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The Commune – Film Review

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The Commune– Film Review by Frank L.

Directed by Thomas Vintenberg
Writers: Tobias Lindholm, Thomas Vinterberg
Stars: Ulrich Thomsen, Fares Fares, Trine Dyrholm

Set in the nineteen seventies (think flared trousers) in Copenhagen, Erik (Ulrich Thomsen), following the death of his father, has inherited the huge family house in which he was brought up. Anna (Trine Dyrholm), his wife, a celebrity television newsreader wants to move into it. Meanwhile Freja (Martha Sofia Wallstrom Hansen), their fourteen year old daughter, is also quite taken by the idea. Erik is worried by the expense. Anna has the idea of creating a commune of like-minded friends to fill the house to defray the expenses. She wants to get away from the safety and boring quality of their current existence. Erik is won over and they start to put together a collection of suitably hairy-faced men and quirkily dressed women. Initially it all goes well with loads of smoking of fags, communal cooking and many bottles of wine and beer quietly consumed to keep everyone lubricated.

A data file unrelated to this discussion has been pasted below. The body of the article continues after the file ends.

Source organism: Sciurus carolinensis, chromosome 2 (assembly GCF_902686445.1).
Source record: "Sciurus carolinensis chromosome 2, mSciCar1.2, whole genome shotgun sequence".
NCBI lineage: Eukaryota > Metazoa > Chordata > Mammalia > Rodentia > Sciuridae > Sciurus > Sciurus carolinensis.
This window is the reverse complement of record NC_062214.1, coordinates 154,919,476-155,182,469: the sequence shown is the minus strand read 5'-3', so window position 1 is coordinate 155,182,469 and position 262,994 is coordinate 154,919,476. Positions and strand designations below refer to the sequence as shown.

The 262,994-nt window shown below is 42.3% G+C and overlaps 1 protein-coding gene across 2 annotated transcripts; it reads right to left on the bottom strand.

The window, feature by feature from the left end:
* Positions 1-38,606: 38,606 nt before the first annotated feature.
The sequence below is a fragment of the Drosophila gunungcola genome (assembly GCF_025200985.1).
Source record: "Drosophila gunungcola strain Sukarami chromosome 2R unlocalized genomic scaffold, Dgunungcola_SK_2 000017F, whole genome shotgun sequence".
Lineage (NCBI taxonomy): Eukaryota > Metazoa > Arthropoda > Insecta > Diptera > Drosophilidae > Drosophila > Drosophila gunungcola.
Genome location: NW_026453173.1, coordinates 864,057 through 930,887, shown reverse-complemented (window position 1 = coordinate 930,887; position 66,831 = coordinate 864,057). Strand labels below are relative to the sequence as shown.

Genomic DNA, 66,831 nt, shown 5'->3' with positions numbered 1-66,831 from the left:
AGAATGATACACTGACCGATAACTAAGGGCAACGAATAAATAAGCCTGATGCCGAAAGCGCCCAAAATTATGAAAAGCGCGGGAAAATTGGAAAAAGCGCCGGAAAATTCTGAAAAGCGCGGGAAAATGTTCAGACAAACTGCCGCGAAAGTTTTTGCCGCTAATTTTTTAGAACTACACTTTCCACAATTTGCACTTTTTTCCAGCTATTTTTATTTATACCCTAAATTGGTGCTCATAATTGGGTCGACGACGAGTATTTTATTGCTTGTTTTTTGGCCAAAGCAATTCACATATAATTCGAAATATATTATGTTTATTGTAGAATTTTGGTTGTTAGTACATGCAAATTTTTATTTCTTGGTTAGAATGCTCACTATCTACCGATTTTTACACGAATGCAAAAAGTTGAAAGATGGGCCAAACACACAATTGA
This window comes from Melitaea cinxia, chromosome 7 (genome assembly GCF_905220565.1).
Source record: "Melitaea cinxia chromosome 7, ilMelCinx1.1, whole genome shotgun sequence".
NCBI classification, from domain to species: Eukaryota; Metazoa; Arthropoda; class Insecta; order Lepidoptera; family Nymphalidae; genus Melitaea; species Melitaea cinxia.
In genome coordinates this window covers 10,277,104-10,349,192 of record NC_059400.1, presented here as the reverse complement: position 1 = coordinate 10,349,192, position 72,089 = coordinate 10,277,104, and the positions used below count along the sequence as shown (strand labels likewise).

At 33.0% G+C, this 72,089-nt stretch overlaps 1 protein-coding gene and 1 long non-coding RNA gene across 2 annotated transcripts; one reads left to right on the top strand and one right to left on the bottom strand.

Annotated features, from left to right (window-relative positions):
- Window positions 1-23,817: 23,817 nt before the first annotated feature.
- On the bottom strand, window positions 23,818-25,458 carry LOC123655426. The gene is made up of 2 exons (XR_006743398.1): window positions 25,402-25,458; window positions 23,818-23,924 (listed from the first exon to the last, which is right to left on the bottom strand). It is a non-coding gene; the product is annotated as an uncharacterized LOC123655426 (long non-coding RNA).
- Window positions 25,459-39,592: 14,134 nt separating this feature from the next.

The nature of a commune is that it suffers internal stresses and strains which tend to be difficult to resolve. This commune is no different. However the innovative twist in the story is that Erik gets the hots for Emma (Helene Reingaard Neumann) one of his students and many years his junior, who is not a member of the commune. Of course difficulties then ensue. Anna and Freja have to adjust to the new situation as do the other members of the commune.

Trine Dyrholm is impressive as Anna as her world disintegrates. Her old life may have been boring but it was safe. Thomsen is absolutely credible as Erik, as is his infatuated with Emma. However it is Hansen as Freja who has the most demanding role as she navigates the minefield of her parents’ disintegrating relationship and her own sexual awakening. The rest of the commune barely matter as each is playing a character of barely two dimensions.

The entire movie is an enjoyable look at the nineteen seventies which on the basis of this film was a carefree idyll with a triangular love affair thrown in to create a bit of dramatic tension. Commune is a nostalgic glimpse at that world which in 2016 appears to have been irretrievably lost if in fact it ever existed!

 

 

Categories: Header, Movie Review, Movies

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